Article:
Frank McGillin, CEO of The Clinic by Cleveland Clinic, works intensively with telehealth in this joint venture between Cleveland Clinic and Amwell. His prediction: telehealth will evolve towards concierge care, as providers reduce “platform sprawl”, coordinate the virtual care experience, and provide multidisciplinary virtual care.
- Telehealth is now “a permanent mode of access”, though the pandemic created “platform sprawl” as providers reached for any and all modes and providers which could be implemented quickly
- Healthcare providers and plans now have to scale back and reconcile all this to “design a digital trajectory with intention”
- This means developing a personalized approach to telehealth delivery and to provide a seamless, highly coordinated care experience
- Their approach is to focus on multidisciplinary virtual visits and case analysis for patients with complex conditions, such as their Virtual Second Opinions program for conditions such as brain tumors and prostate cancer.
- Virtual multidisciplinary support reduces the risk of suboptimal treatment plans and can eliminate long travel times and exposure to COVID-19 for vulnerable patients. For payers and employers, this can add up to better outcomes and reduced cost of care.
- “Intelligent” remote monitoring also removes another layer of risk in providing the right care at the right time
- Continuation of relaxed interstate licensure requirements are needed to provide fast access to medical experts, particularly for primary care providers.
Interview with Healthcare IT News
Healthcare Dive has been running a series on industry trends, and this installment focuses on digital health.
- Healthcare will become more predictive and proactive, with insights fed by connected devices and analytics (commonly lumped under AI) that enable organizations to collect, analyze, and act on massive amounts of data.
- But algorithms don’t have judgment and data can have bias, leading to poor decisions, such as the distribution of vaccines. Expect more oversight from the Federal level down on AI research and policymaking,
- Virtual care will continue to grow in virtual diagnostics, patient-reported outcomes applications, and digital homecare platforms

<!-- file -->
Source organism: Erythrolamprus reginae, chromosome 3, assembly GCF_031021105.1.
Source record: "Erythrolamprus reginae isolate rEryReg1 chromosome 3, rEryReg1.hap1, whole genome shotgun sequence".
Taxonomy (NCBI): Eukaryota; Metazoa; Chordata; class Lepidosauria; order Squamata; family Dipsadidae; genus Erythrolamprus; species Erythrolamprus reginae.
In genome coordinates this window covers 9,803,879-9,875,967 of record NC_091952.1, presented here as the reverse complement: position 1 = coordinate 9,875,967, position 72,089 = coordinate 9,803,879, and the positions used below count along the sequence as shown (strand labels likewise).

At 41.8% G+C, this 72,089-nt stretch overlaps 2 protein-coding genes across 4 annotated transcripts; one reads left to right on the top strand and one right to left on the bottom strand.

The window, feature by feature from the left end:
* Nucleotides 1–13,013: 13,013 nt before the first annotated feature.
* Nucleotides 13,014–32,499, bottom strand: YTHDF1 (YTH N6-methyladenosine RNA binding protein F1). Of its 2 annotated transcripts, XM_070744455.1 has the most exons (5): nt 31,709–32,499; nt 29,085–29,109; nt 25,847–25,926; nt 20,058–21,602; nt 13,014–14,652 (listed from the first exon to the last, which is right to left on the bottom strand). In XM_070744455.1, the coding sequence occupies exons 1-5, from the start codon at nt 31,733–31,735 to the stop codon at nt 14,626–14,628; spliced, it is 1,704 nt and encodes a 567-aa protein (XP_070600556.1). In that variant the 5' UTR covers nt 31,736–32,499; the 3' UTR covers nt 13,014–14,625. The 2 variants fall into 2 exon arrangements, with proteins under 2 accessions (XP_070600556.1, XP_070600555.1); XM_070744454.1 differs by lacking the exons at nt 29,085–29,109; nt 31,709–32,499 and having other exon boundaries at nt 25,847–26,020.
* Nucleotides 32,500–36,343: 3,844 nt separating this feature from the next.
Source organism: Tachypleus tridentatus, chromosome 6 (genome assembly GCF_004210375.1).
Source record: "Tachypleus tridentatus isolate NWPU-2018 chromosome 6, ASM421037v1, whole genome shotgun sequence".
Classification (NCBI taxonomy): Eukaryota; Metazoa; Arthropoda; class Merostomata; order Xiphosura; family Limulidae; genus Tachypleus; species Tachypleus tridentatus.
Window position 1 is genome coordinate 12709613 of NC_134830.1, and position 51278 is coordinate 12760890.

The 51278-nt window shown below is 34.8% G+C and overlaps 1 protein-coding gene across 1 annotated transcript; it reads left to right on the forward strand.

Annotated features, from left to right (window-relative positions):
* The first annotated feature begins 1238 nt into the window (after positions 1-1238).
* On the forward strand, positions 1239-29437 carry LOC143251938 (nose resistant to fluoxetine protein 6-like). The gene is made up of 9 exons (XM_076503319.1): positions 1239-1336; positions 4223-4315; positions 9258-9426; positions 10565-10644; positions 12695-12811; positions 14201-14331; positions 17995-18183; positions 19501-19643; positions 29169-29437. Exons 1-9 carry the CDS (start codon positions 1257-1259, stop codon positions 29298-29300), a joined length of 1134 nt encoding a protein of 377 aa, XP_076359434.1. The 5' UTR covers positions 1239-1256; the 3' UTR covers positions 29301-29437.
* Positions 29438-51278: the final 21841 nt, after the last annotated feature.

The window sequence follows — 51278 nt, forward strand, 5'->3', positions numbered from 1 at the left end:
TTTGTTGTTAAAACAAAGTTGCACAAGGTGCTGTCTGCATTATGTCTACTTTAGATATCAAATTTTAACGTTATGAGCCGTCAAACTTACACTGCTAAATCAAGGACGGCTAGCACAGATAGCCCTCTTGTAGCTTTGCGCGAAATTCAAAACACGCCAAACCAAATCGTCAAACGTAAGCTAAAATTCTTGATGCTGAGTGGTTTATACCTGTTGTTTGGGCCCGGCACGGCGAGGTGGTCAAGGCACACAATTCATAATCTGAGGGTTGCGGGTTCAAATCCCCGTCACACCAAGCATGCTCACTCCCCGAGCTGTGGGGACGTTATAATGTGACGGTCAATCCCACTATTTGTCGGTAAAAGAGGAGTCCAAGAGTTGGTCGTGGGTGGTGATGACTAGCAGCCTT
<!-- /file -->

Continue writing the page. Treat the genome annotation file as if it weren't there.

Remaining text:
- Telehealth and digital health is integrating into the traditional delivery and payment model–partnerships with health systems, payers, and employers.
- Virtual care access is booming in niche areas such as women’s health, hospital at home, and mental health, with investment dollars flowing in. Telemental health is moving into consolidation.
- Cybersecurity will become more of a focal point for healthcare companies in 2021, with hackers finding their way into all these contact tracing apps designed in a hurry, plus digital health systems, many of which are poorly protected. Targeted attacks have skyrocketed.
And speaking of cybersecurity, over at HealthITSecurity, they rounded up the experts to opine on All Those Security Risks that fast implementation of telehealth and moving devices out of the hospital walled garden have created. Remote patient management is now an asset, no longer a ‘nice to have’, for providers, setting up a situation where patients are increasingly both the beneficiaries of more convenient health delivery and victims of security breaches and ransomware.
- ‘Out of hospital’ care means that data is being transmitted between multiple points. Network security isn’t guaranteed. So attacks can originate at the weak points–either the home or hospital environment.
- The fast implementation of telehealth during the pandemic meant not only did systems not work together well, it also meant multiple points of vulnerability
- Over 80% of surveyed healthcare providers globally harbor concerns about data security and privacy (Kaspersky/Arlington Research). And a shocking 70% admitted that their practice used outdated legacy operating systems, exposing them to security vulnerabilities.
- “A culture of security” means maintaining endpoint security and BYOD policies across the organization’s network, identity management and zero trust tactics, and yes, security consciousness on patients’ parts.
- Patients should not be responsible for security, providers partly, which leaves the responsibility with the vendor. But healthcare organizations are responsible for evaluating their vendors, and how they are interacting with and storing their data.